Advertisement

On the Number of Solutions of the Discretizable Molecular Distance Geometry Problem

  • Leo Liberti
  • Benoît Masson
  • Jon Lee
  • Carlile Lavor
  • Antonio Mucherino
Part of the Lecture Notes in Computer Science book series (LNCS, volume 6831)

Abstract

The Discretizable Molecular Distance Geometry Problem is a subset of instances of the distance geometry problem that can be solved by a combinatorial algorithm called “Branch-and-Prune”. It was observed empirically that the number of solutions of YES instances is always a power of two. We perform an extensive theoretical analysis of the number of solutions for these instances and we prove that this number is a power of two with probability one.

Keywords

distance geometry symmetry Branch-and-Prune power of two 

Preview

Unable to display preview. Download preview PDF.

Unable to display preview. Download preview PDF.

References

  1. 1.
    Lavor, C., Liberti, L., Maculan, N.: Computational experience with the molecular distance geometry problem. In: Pintér, J. (ed.) Global Optimization: Scientific and Engineering Case Studies, pp. 213–225. Springer, Berlin (2006)CrossRefGoogle Scholar
  2. 2.
    Liberti, L., Lavor, C., Maculan, N., Marinelli, F.: Double variable neighbourhood search with smoothing for the molecular distance geometry problem. Journal of Global Optimization 43, 207–218 (2009)MathSciNetCrossRefzbMATHGoogle Scholar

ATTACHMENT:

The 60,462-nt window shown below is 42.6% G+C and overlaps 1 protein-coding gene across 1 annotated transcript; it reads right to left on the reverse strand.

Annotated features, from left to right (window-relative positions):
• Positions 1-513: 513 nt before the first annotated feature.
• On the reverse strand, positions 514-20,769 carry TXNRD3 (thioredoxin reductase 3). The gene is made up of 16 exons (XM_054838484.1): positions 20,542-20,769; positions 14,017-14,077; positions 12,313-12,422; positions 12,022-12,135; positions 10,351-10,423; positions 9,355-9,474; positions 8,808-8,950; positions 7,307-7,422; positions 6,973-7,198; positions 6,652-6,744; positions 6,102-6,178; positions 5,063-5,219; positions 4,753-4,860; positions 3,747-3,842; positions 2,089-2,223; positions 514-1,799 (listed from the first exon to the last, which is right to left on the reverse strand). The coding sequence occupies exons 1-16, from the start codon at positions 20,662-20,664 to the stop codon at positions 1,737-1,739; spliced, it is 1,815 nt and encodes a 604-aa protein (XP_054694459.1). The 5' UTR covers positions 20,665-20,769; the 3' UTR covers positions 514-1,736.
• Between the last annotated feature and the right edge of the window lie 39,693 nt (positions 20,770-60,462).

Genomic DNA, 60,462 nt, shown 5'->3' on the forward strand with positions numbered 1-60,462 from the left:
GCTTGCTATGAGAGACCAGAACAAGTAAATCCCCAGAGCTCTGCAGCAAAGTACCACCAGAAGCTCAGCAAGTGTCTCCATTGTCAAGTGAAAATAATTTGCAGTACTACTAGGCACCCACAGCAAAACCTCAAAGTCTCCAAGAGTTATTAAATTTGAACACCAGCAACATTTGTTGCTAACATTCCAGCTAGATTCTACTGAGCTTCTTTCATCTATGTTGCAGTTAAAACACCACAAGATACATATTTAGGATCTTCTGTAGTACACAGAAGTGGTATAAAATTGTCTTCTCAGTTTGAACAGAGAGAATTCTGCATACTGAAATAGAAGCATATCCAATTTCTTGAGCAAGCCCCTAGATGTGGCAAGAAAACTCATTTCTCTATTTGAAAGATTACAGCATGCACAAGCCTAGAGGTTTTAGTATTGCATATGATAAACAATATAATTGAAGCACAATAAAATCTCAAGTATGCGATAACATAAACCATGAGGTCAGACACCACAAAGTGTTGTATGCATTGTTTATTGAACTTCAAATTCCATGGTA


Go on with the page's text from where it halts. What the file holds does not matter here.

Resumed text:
3. 3.
    Saxe, J.: Embeddability of weighted graphs in k-space is strongly NP-hard. In: Proceedings of 17th Allerton Conference in Communications, Control and Computing, pp. 480–489 (1979)Google Scholar
  4. 4.
    Huang, H.X., Liang, Z.A., Pardalos, P.: Some properties for the Euclidean distance matrix and positive semidefinite matrix completion problems. Journal of Global Optimization 25, 3–21 (2003)MathSciNetCrossRefzbMATHGoogle Scholar
  5. 5.
    Hendrickson, B.: The molecule problem: exploiting structure in global optimization. SIAM Journal on Optimization 5, 835–857 (1995)MathSciNetCrossRefzbMATHGoogle Scholar
  6. 6.
    Eren, T., Goldenberg, D., Whiteley, W., Yang, Y., Morse, A., Anderson, B., Belhumeur, P.: Rigidity, computation, and randomization in network localization. IEEE Infocom Proceedings, 2673–2684 (2004)Google Scholar
  7. 7.
    Krislock, N., Wolkowicz, H.: Explicit sensor network localization using semidefinite representations and facial reductions. SIAM Journal on Optimization 20, 2679–2708 (2010)MathSciNetCrossRefzbMATHGoogle Scholar
  8. 8.
    Gunther, H.: NMR Spectroscopy: Basic Principles, Concepts, and Applications in Chemistry. Wiley, New York (1995)Google Scholar
  9. 9.
    Schlick, T.: Molecular modelling and simulation: an interdisciplinary guide. Springer, New York (2002)CrossRefzbMATHGoogle Scholar
  10. 10.
    Santana, R., Larrañaga, P., Lozano, J.: Combining variable neighbourhood search and estimation of distribution algorithms in the protein side chain placement problem. Journal of Heuristics 14, 519–547 (2008)CrossRefzbMATHGoogle Scholar
  11. 11.
    Lavor, C., Mucherino, A., Liberti, L., Maculan, N.: Discrete approaches for solving molecular distance geometry problems using NMR data. International Journal of Computational Biosciences 1(1), 88–94 (2010)Google Scholar